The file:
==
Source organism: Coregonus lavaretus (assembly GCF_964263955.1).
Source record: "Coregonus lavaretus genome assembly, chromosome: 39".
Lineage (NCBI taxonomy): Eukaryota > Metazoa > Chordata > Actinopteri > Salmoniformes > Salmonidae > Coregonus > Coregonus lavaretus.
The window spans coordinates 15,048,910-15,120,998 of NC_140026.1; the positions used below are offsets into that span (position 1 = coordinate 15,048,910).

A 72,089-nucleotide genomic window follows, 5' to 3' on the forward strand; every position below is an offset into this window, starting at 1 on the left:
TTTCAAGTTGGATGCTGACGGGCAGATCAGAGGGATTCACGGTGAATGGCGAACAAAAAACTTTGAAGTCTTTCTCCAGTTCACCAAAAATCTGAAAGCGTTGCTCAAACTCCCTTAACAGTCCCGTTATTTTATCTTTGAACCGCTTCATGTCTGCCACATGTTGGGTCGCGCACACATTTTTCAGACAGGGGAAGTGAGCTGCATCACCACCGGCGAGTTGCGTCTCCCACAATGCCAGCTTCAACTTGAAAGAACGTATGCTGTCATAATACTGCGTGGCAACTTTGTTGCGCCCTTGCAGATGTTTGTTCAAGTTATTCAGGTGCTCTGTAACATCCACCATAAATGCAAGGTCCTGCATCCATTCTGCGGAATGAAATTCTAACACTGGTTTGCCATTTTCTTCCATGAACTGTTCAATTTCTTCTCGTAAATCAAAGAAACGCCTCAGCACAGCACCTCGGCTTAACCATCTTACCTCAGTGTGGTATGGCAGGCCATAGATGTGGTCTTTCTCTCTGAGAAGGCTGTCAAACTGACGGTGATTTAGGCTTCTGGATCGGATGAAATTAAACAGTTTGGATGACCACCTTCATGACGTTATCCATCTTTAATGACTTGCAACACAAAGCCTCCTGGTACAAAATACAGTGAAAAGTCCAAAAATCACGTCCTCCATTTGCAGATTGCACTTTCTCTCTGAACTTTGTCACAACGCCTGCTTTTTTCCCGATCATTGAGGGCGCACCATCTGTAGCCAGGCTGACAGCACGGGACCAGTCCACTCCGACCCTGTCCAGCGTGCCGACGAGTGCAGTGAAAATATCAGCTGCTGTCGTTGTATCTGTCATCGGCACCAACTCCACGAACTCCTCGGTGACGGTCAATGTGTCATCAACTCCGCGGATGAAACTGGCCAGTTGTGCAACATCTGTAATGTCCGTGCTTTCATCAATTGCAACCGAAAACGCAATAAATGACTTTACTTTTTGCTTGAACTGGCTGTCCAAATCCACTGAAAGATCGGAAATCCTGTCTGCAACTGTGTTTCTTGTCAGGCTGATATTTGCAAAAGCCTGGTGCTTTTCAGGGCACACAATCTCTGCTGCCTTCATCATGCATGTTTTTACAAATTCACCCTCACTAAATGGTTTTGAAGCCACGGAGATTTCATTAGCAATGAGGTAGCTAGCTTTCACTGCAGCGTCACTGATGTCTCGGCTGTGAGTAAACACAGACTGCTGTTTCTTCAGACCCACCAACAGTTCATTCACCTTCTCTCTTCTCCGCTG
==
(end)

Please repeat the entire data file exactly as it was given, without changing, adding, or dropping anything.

Source organism: Coregonus lavaretus (assembly GCF_964263955.1).
Source record: "Coregonus lavaretus genome assembly, chromosome: 39".
Lineage (NCBI taxonomy): Eukaryota > Metazoa > Chordata > Actinopteri > Salmoniformes > Salmonidae > Coregonus > Coregonus lavaretus.
The window spans coordinates 15,048,910-15,120,998 of NC_140026.1; the positions used below are offsets into that span (position 1 = coordinate 15,048,910).

A 72,089-nucleotide genomic window follows, 5' to 3' on the forward strand; every position below is an offset into this window, starting at 1 on the left:
TTTCAAGTTGGATGCTGACGGGCAGATCAGAGGGATTCACGGTGAATGGCGAACAAAAAACTTTGAAGTCTTTCTCCAGTTCACCAAAAATCTGAAAGCGTTGCTCAAACTCCCTTAACAGTCCCGTTATTTTATCTTTGAACCGCTTCATGTCTGCCACATGTTGGGTCGCGCACACATTTTTCAGACAGGGGAAGTGAGCTGCATCACCACCGGCGAGTTGCGTCTCCCACAATGCCAGCTTCAACTTGAAAGAACGTATGCTGTCATAATACTGCGTGGCAACTTTGTTGCGCCCTTGCAGATGTTTGTTCAAGTTATTCAGGTGCTCTGTAACATCCACCATAAATGCAAGGTCCTGCATCCATTCTGCGGAATGAAATTCTAACACTGGTTTGCCATTTTCTTCCATGAACTGTTCAATTTCTTCTCGTAAATCAAAGAAACGCCTCAGCACAGCACCTCGGCTTAACCATCTTACCTCAGTGTGGTATGGCAGGCCATAGATGTGGTCTTTCTCTCTGAGAAGGCTGTCAAACTGACGGTGATTTAGGCTTCTGGATCGGATGAAATTAAACAGTTTGGATGACCACCTTCATGACGTTATCCATCTTTAATGACTTGCAACACAAAGCCTCCTGGTACAAAATACAGTGAAAAGTCCAAAAATCACGTCCTCCATTTGCAGATTGCACTTTCTCTCTGAACTTTGTCACAACGCCTGCTTTTTTCCCGATCATTGAGGGCGCACCATCTGTAGCCAGGCTGACAGCACGGGACCAGTCCACTCCGACCCTGTCCAGCGTGCCGACGAGTGCAGTGAAAATATCAGCTGCTGTCGTTGTATCTGTCATCGGCACCAACTCCACGAACTCCTCGGTGACGGTCAATGTGTCATCAACTCCGCGGATGAAACTGGCCAGTTGTGCAACATCTGTAATGTCCGTGCTTTCATCAATTGCAACCGAAAACGCAATAAATGACTTTACTTTTTGCTTGAACTGGCTGTCCAAATCCACTGAAAGATCGGAAATCCTGTCTGCAACTGTGTTTCTTGTCAGGCTGATATTTGCAAAAGCCTGGTGCTTTTCAGGGCACACAATCTCTGCTGCCTTCATCATGCATGTTTTTACAAATTCACCCTCACTAAATGGTTTTGAAGCCACGGAGATTTCATTAGCAATGAGGTAGCTAGCTTTCACTGCAGCGTCACTGATGTCTCGGCTGTGAGTAAACACAGACTGCTGTTTCTTCAGACCCACCAACAGTTCATTCACCTTCTCTCTTCTCCGCTG